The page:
Review: Inside Sudan–Political Islam, Conflict, and Catastrophe

2 Star, Country/Regional, Diplomacy, Threats (Emerging & Perennial)

Amazon Page
Amazon Page

2.0 out of 5 stars Strong on Travel and Chit-Chat, Weak on History and Reality,

December 10, 2001
Donald Petterson
When compared to the other book on Sudan that I read at the same time, “White Nile, Black Blood: War, Leadership, and Ethnicity from Khartoum to Kampala”, this book, while worth reviewing, is extremely disappointing. If this is the best our Department of State can do–if this bland account of endless repetitive meetings and meaningless demarches is the best that America can do in addressing the deep challenges of Sudan–then we need a whole new State Department.It struck me immediately, as I worked through the book, that it is the diary of someone who means well, but has only his personal experience from which to judge the situation. Not only are there no references to learned studies, but the short-sighted thesis of the author is summed up on page 136: “The cumulative combination of factors putting Sudan in such a bad light (with the U.S. Government) began with the military takeover in July 1989.” When one contrasts this statement with the rich 200-year survey provided by “White Nile, Black Blood”, one can only feel a deep sadness for the lower depths of our foreign service.

Early on in the book the author-ambassador confesses to not knowing Arabic and to having had six months training in Arabic before reporting. This demonstrates two things clearly: first, that the Department of State is incompetent in Arabic affairs if it does not have legions of qualified officers fluent in Arabic from whom it can select an Ambassador and second, that obviously the language is not considered critical to the job if six months will suffice–just enough to get to the toilet, not enough to accept directions across town.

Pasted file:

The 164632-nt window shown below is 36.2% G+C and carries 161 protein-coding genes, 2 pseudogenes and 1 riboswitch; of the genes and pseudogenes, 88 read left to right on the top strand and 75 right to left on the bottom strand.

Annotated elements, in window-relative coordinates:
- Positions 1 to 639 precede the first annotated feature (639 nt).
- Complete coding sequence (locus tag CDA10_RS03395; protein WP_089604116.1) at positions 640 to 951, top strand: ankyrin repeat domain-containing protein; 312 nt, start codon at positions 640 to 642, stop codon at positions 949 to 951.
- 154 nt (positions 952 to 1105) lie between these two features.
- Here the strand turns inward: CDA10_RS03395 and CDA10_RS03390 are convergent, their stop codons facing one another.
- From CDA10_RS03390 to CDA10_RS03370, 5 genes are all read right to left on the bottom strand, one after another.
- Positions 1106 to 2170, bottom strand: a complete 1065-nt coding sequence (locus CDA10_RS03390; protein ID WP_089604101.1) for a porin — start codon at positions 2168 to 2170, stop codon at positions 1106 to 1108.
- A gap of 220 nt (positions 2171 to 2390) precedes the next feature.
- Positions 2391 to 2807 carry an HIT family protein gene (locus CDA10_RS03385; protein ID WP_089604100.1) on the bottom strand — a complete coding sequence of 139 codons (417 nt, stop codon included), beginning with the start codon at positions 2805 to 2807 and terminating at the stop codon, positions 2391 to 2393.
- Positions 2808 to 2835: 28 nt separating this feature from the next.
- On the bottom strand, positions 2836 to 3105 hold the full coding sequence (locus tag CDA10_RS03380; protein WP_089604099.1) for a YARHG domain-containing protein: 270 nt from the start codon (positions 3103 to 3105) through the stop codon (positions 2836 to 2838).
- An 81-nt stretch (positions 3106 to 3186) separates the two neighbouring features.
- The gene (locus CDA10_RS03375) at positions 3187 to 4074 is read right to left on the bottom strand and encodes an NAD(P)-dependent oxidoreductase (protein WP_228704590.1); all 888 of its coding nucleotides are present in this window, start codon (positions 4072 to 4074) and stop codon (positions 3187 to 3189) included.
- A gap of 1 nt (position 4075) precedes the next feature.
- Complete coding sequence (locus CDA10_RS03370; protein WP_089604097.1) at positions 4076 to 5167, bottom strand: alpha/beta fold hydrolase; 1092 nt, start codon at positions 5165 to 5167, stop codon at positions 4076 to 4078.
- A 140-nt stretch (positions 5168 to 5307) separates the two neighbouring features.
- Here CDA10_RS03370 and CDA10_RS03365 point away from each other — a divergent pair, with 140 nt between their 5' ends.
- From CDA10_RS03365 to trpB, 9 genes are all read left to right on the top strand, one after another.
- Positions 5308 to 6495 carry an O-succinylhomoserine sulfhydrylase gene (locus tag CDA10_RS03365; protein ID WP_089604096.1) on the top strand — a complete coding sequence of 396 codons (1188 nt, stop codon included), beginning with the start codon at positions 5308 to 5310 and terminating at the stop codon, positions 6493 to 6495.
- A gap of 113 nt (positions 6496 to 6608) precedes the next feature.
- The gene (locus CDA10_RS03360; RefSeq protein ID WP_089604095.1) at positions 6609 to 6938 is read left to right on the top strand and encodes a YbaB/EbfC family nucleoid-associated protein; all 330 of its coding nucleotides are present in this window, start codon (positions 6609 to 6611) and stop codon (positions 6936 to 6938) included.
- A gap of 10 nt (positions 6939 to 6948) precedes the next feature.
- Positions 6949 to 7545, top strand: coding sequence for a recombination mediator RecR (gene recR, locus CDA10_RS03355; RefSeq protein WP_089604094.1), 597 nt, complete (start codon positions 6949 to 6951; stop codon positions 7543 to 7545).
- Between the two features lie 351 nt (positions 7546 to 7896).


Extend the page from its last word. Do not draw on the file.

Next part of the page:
This book is a travel diary. I have annotated page 148 with the note: “substitutes travel for thinking.” There is no analysis in this book, no grasp of history, no real grip on the regional realities (other than a passing reference to the fact that water is going to be a cause of war in the future–something well covered in Marq de Villiers “WATER: The Fate of Our Most Precious Resource”. Neither de Villiers nor Michael Klare's “RESOURCE WARS: The New Landscape of Global Conflict” are cited by this book.)

At the very end there was a tiny glimmer of hope as the author began a chapter on working with the United Nations, and made it clear that the UN practice of allowing each of its agencies to appoint independent ambassadors to the same country, rather than subordinating all UN agencies to a single UN ambassador, was a big part of their problem. After three paragraphs, it became clear there was nothing else to be had from this chapter. I have the note “This is not a serious book.”

At one point in the book the author observes that neither Congress nor the U.S. public would allow the Administration to be more pro-active in Sudan. It immediately occurred to me that if this is true, then the Department of State has failed miserably, ignominiously, at informing the U.S. public of the true situation in Sudan, for any informed citizen would be sure to support extremely aggressive action against the (northern) Sudan despots and supporters of terrorism and genocide.

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